I have a model of two pools interacting with each other:
The first task in the in the subprocess launches the process defined in the bottom pool using a message with payload (startProcessInstanceByMessage() ). Upon finishing, a message gets sent back that invokes the receiving task “Daten empfangen”. In order to guarantee a timely abortion of this async. external pool, I want to enforce a duration timer on the subprocess.
On first glance – if the bottom pool finishes fast – everything seems to work. However, on closer inspection (by putting the bottom service task to sleep()), I observe the following behavior:
- Upon reaching the receiving task (“Daten empfangen”), the top process instance does not appear in the list of process instances (history) as I would expect. I had been under the impression that a receiving task should always persist the process instance. However, also defining asynchronous before/after between the two tasks in the subprocess does not change this behavior.
- If the duration of the bottom process exceeds the duration defined for the timer, the subprocess “Daten ermitteln” is NOT interrupted, but finishes normally. AFTER that, the timer event gets triggered.
How can I achieve the desired behavior?
is anything in the lower pool marked as async?
if I mark the service task in the lower pool as async., the top pool instance now is persisted while the lower one is working. However, the timer event is still only triggered after the bottom pool finishes (and with a large delay of approx. 10 seconds), even if that time exceeds the set timer duration.
The basic question is: Is my design sensible in terms of BPMN? If so, is this behavior of the engine correct?
I noticing your pattern, specifically the usage of send and receive tasks as a means of collaboration between process-pools. And, I wanted to share my experience - if it helps.
Pointing out first some good reference to this type of collaboration - also refereed to as “Process Aware” systems (Barbara Weber) and Process-Driven Applications (Volker Stiehl).
The Send/Receive event patterns just don’t appear to work well in a “stock” Camunda installation given the fact that events supporting this style of collaboration are directly managed within the underlying BPM database (see Camunda’s discussion of sync/async configuration in context to effects on DBMS transactions). There’s very good reasons for this - and these reasons are required in support of Camunda’s other implementations of transacted sub-process (with compensation) and error event handling (transaction rollback).
What we need for this inter-process collaboration pattern (referenced in process-driven/aware applications) is direct support for the concept of a “persistent event subscription”. And, this is only possible via a message-event infrastructure such as an embedded JMS sub-system and/or Camel.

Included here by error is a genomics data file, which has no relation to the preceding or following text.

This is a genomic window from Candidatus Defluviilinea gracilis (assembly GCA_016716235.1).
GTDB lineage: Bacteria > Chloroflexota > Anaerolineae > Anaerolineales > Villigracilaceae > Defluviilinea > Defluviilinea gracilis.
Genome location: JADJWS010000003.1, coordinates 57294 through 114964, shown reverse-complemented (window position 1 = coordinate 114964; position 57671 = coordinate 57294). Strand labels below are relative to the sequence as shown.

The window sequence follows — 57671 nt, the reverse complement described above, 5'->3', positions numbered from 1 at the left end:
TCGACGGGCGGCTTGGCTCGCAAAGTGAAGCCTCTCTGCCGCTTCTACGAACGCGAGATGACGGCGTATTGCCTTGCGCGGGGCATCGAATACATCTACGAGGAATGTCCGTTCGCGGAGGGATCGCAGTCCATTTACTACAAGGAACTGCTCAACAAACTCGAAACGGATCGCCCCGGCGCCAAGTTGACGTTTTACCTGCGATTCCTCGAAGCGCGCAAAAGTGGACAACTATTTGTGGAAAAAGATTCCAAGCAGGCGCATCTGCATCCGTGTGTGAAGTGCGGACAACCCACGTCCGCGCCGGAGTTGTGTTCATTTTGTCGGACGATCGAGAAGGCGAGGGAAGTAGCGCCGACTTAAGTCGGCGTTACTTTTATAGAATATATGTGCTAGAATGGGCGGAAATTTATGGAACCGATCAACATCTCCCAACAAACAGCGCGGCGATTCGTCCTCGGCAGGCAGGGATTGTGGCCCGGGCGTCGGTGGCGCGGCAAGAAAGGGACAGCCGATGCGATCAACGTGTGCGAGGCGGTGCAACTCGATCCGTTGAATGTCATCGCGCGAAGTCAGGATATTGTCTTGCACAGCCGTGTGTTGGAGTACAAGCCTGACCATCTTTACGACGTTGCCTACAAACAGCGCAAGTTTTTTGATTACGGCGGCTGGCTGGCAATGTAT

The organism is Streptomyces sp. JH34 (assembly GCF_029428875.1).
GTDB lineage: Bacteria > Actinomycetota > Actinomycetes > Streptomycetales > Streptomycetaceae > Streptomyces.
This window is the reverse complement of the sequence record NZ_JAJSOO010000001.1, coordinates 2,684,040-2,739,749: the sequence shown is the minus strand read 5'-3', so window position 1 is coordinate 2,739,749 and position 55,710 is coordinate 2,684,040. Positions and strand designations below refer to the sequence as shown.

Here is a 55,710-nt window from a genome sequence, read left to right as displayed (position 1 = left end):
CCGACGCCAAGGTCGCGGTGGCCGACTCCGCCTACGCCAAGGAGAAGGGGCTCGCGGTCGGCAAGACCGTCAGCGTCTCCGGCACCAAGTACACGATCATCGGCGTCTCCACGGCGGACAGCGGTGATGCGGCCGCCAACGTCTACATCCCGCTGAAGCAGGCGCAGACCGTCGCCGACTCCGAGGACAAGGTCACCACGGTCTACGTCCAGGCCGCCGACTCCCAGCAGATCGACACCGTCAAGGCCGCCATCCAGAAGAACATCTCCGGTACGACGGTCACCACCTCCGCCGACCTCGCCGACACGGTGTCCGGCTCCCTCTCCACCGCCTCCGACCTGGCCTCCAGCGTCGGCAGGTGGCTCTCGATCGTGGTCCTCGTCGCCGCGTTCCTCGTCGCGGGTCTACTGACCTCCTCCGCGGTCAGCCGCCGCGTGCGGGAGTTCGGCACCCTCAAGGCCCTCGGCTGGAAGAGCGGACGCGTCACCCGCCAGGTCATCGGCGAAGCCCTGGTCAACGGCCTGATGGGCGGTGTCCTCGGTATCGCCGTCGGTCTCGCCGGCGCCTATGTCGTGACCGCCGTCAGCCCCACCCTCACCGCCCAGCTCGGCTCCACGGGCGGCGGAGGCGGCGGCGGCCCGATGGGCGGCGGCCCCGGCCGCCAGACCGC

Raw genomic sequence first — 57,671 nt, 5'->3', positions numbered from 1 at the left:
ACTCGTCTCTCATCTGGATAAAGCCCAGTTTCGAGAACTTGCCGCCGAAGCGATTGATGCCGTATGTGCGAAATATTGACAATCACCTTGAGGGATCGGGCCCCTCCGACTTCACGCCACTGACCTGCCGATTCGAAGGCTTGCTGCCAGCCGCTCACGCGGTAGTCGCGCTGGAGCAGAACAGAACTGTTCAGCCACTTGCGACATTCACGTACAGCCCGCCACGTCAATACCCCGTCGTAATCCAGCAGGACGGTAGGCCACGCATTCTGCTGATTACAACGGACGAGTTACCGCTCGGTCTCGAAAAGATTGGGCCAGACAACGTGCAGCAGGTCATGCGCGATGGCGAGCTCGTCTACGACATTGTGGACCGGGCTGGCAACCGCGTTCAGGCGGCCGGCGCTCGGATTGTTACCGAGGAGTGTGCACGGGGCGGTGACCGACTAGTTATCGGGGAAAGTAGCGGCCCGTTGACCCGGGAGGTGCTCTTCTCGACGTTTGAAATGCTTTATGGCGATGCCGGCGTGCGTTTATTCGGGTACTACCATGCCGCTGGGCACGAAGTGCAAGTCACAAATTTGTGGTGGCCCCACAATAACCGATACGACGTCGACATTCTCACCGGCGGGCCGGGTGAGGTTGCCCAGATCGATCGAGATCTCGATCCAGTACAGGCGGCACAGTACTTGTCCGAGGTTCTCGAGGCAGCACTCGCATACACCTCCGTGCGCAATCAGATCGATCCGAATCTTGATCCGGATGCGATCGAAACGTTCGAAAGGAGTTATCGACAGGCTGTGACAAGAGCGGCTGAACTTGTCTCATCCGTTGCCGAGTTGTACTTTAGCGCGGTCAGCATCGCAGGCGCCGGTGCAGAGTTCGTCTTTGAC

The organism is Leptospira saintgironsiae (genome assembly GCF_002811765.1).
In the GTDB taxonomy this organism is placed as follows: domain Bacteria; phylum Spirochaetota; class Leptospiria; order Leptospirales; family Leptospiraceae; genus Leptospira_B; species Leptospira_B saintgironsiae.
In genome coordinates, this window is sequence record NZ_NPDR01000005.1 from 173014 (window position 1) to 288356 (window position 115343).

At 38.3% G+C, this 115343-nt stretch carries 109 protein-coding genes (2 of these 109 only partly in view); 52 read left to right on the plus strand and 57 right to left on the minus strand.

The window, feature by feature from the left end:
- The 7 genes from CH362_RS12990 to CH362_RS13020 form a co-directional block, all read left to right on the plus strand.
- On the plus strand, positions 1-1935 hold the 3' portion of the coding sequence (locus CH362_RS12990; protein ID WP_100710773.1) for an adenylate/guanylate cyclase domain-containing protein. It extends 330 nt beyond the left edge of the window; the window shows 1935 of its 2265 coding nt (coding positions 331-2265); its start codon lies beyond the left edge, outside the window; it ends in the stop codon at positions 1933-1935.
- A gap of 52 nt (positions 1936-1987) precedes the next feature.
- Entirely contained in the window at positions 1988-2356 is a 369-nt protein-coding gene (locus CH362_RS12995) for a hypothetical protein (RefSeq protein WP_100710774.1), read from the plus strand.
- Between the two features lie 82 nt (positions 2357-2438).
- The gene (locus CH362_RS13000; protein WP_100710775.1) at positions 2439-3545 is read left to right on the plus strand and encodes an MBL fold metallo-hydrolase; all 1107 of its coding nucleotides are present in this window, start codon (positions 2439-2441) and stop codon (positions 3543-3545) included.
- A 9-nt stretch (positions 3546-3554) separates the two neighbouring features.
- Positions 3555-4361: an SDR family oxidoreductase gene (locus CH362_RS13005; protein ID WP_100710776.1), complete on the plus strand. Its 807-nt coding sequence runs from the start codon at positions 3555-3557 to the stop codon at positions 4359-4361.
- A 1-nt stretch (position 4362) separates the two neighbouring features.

The reason for this message-infrastructure requirement is that both your requesting and responding pools enter into something like a race condition whereby the requesting pool’s receive event isn’t ready (token not yet arrive at) the receive task or intermediate catch event. And, any workaround doesn’t really solve the problem. Worse, you’ll likely end up with a transaction fault depending on how many tasks you configured for ‘async’ to get the timings worked out (which is what I eventually discovered).
A “persistent subscription” on the other hand, is always ready. And, once it receives an event, it makes this information available to interested BPMN-event subscribers as they receive the token and are capable of processing the message.
As an alternate construct, it looks a lot like you want to effect an asynchronous task integration. You could consider achieving this using an external task and thus not require the message send or receive tasks. See  for external task details.
yes, I realize there are more efficient or concise ways to get the job done. The thing is, for demonstration purposes (customer) I explicitly need to model it as two interacting pools.
no prob, if thats the case I would advocate Sebastian’s suggestion. I would;
In the bottom pool make the message start event async after, and the service task async after.
This will ensure that the top pools thread is not the thread actually running in the bottom pool. Even if you do this, you may still have a race condition that the top pool receive task is not ready before the bottom pool completes and tries to send a message back…
BTW, I re-read your original request…
In order to guarantee a timely abortion of this async. external pool, I want to enforce a duration timer on the subprocess.
Hence as modeled, I would expect you top process to be interrupted by the timer and thus not receive the message sent from the bottom process as there will no longer be a receive task listening. Note however that the bottom process will continue to run to completion. Is this the behavior you are trying to model or do you want to interrupt the bottom pool if not compete within a time period?